Article Text

Download PDFPDF

Response to: ‘Correspondence on ‘Blood-brain barrier leakage in systemic lupus erythematosus is associated with gray matter loss and cognitive impairment’’ by Pamuk and Hasni
Free
  1. Lyna Kamintsky1,
  2. Steven D Beyea2,3,
  3. John D Fisk4,
  4. Javeria A Hashmi5,
  5. Antonina Omisade6,
  6. Cynthia Calkin7,8,
  7. Tim Bardouille9,
  8. Chris Bowen2,3,
  9. Maher Quraan2,3,
  10. Arnold Mitnitski10,
  11. Kara Matheson11,
  12. Alon Friedman1,12,
  13. John G Hanly13
  1. 1Department of Medical Neuroscience, Dalhousie University, Halifax, Nova Scotia, Canada
  2. 2Biomedical Translational Imaging Centre (BIOTIC), Queen Elizabeth ll Health Sciences Centre, Halifax, Nova Scotia, Canada
  3. 3Diagnostic Radiology, Dalhousie University, Halifax, Nova Scotia, Canada
  4. 4Psychiatry, Psychology & Neuroscience and Medicine, Dalhousie University, Halifax, Nova Scotia, Canada
  5. 5Anesthesia, Pain Management and Perioperative Medicine, Dalhousie University, Halifax, Nova Scotia, Canada
  6. 6Acquired Brain Injury (Epilepsy Program), Nova Scotia Health Authority, Halifax, Nova Scotia, Guernsey
  7. 7Psychiatry and Medical Neuroscience, Dalhousie University, Halifax, Nova Scotia, Canada
  8. 8Mood Disorders Clinic, Nova Scotia Health Authority, Halifax, Nova Scotia, Canada
  9. 9Physics, Dalhousie University, Halifax, Nova Scotia, Canada
  10. 10Medicine, Dalhousie University, Halifax, Nova Scotia, Canada
  11. 11Research Methods Unit, Nova Scotia Health Authority, Halifax, Nova Scotia, Canada
  12. 12Cognitive and Brain Sciences, Physiology and Cell Biology, Ben-Gurion University of the Negev, Beer-Sheva, Israel
  13. 13Medicine and Pathology, Queen Elizabeth ll Health Sciences Centre and Dalhousie University, Halifax, Nova Scotia, Canada
  1. Correspondence to Dr John G Hanly, Queen Elizabeth llHlth Svc Ctr, Halifax B3H 4K4, Canada; john.hanly{at}cdha.nshealth.ca

Statistics from Altmetric.com

We thank Dr Pamuk et al1 for their interest in our work,2 and for providing insights regarding mechanisms that may help explain our findings. Their correspondence highlights the importance of further understanding the processes underlying our main finding: extensive blood-brain barrier (BBB) leakage affects ~25% of patients with systemic lupus erythematosus (SLE) and is linked to smaller grey matter volume and cognitive impairment. We agree that the mechanisms resulting in BBB leakage in SLE remain poorly understood, and that a neuroinflammatory response mediated through the lymphatic system may contribute to BBB pathology.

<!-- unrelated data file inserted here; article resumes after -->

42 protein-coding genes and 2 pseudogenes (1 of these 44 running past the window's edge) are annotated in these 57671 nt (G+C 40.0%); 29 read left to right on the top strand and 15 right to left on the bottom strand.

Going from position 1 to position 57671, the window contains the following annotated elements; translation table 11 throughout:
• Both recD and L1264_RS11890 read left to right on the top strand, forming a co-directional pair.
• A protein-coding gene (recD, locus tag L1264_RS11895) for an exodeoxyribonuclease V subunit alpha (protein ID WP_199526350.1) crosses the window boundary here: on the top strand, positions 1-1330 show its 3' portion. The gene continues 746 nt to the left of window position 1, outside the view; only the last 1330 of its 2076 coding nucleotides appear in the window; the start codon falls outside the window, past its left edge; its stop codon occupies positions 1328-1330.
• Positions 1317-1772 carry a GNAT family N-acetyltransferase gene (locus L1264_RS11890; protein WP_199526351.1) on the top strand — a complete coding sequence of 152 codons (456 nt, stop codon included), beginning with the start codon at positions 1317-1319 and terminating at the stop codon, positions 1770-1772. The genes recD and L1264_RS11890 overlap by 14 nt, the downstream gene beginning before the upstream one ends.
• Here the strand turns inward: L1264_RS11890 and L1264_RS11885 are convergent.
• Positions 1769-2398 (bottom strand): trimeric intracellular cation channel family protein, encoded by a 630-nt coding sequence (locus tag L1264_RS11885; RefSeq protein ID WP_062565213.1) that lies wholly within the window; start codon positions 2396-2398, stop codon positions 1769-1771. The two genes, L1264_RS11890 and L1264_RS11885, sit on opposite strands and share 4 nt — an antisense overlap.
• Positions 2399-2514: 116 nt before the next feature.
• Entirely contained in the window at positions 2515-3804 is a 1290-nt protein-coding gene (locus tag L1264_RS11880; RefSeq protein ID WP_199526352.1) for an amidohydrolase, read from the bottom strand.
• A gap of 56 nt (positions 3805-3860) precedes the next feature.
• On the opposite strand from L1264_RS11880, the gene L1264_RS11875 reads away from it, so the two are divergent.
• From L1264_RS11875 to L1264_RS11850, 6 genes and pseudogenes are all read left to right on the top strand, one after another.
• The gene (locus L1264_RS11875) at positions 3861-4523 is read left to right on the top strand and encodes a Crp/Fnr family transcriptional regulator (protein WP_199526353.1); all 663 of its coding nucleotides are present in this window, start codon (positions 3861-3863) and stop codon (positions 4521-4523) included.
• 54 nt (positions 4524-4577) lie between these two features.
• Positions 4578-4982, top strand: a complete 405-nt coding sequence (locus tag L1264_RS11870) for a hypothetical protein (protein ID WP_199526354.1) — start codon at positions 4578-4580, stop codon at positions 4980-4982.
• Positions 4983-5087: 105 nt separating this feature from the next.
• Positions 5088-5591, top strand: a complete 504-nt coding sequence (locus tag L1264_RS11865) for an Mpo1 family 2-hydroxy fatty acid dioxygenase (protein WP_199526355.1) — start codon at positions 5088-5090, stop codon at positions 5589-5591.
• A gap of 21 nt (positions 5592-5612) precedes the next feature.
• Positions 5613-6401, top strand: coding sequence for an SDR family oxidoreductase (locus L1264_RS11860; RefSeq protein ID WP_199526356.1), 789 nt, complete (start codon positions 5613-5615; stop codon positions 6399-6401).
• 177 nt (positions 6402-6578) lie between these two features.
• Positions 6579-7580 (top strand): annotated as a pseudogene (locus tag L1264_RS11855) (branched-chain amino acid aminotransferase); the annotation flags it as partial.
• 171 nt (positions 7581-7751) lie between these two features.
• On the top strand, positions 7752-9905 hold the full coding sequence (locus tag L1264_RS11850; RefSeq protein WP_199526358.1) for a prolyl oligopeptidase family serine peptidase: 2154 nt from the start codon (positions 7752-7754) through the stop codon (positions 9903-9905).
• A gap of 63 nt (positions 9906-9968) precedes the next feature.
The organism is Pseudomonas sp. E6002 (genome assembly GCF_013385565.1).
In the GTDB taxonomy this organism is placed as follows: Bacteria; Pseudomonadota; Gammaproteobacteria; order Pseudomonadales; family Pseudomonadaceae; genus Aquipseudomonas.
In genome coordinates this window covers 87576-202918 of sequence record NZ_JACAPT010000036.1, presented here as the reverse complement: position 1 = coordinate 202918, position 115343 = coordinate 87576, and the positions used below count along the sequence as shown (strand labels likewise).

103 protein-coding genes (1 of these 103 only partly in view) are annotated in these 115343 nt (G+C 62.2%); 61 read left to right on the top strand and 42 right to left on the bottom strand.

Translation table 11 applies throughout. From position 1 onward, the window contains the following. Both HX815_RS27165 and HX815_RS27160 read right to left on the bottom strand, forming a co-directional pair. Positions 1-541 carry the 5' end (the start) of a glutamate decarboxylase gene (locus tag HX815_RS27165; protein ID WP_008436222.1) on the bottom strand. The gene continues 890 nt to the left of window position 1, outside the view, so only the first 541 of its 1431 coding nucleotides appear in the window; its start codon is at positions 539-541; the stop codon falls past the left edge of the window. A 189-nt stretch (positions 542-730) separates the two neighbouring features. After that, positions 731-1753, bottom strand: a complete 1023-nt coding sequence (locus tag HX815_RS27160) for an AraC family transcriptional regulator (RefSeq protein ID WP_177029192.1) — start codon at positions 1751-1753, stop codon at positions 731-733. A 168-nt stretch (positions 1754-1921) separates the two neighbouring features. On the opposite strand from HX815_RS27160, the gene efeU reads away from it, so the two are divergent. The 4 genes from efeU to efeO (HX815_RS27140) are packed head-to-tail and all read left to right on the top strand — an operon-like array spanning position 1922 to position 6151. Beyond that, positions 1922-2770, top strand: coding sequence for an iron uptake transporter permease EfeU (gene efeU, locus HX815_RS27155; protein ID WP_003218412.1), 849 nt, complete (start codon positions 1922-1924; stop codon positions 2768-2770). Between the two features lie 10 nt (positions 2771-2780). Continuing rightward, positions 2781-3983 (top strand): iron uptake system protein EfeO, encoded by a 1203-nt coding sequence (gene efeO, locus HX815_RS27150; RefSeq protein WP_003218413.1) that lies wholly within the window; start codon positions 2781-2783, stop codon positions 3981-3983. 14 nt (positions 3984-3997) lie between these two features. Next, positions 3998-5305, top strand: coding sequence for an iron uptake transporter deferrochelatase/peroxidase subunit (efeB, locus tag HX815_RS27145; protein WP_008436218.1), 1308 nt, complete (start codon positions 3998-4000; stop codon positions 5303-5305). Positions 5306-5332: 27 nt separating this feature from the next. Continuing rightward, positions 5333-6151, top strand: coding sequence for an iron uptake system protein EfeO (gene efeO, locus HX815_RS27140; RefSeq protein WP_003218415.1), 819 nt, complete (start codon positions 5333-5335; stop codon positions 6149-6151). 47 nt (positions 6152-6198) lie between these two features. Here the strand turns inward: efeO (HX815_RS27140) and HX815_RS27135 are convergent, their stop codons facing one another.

There is a growing consensus regarding the link between BBB pathology and neuroinflammation,3 and several hypotheses regarding causality have been proposed. Some experimental evidence suggests that autoimmune-inflammatory mechanisms may interact with the BBB through the systemic circulation at the capillary lumen, causing BBB injury that triggers downstream neuroinflammation.4 Acting in an amplification loop, neuroinflammation, in turn, further exacerbates BBB injury.5

As reviewed by Pamuk et al, autoimmune-inflammatory mechanisms may also involve the lymphatic system. Animal data suggest that immune cells from lymphoid structures in the neck may migrate into cerebrospinal fluid (CSF) via lymphatics6 or through the choroid plexus,7 and trigger neuroinflammation from the space surrounding the BBB. According to this hypothesis, injury to the BBB occurs not at the capillary lumen, but at the network of glial lymphatic (glymphatic) clearance channels surrounding medium-sized brain vessels.7

We agree that further research is needed for elucidating the role of the lymphatic system in neuroinflammation, BBB permeability, and neuropsychiatric SLE (NPSLE). One of the major challenges in such research is the lack of established clinical tools for assessing the function of the CNS lymphatic system in living patients. Until such methods are available, we would like to highlight that quantitative assessment of BBB permeability—using dynamic contrast-enhanced MRI—offers an important tool for clinical diagnosis of BBB leakage and for gaining further insight into the role of BBB pathology in NPSLE.

References

Footnotes

  • Handling editor Josef S Smolen

  • Twitter @netphys1

  • Contributors Not applicable.

  • Funding The authors have not declared a specific grant for this research from any funding agency in the public, commercial or not-for-profit sectors.

  • Competing interests None declared.

  • Patient and public involvement Patients and/or the public were not involved in the design, or conduct, or reporting, or dissemination plans of this research.

  • Patient consent for publication Not required.

  • Provenance and peer review Commissioned; internally peer reviewed.

Request Permissions

If you wish to reuse any or all of this article please use the link below which will take you to the Copyright Clearance Center’s RightsLink service. You will be able to get a quick price and instant permission to reuse the content in many different ways.

Linked Articles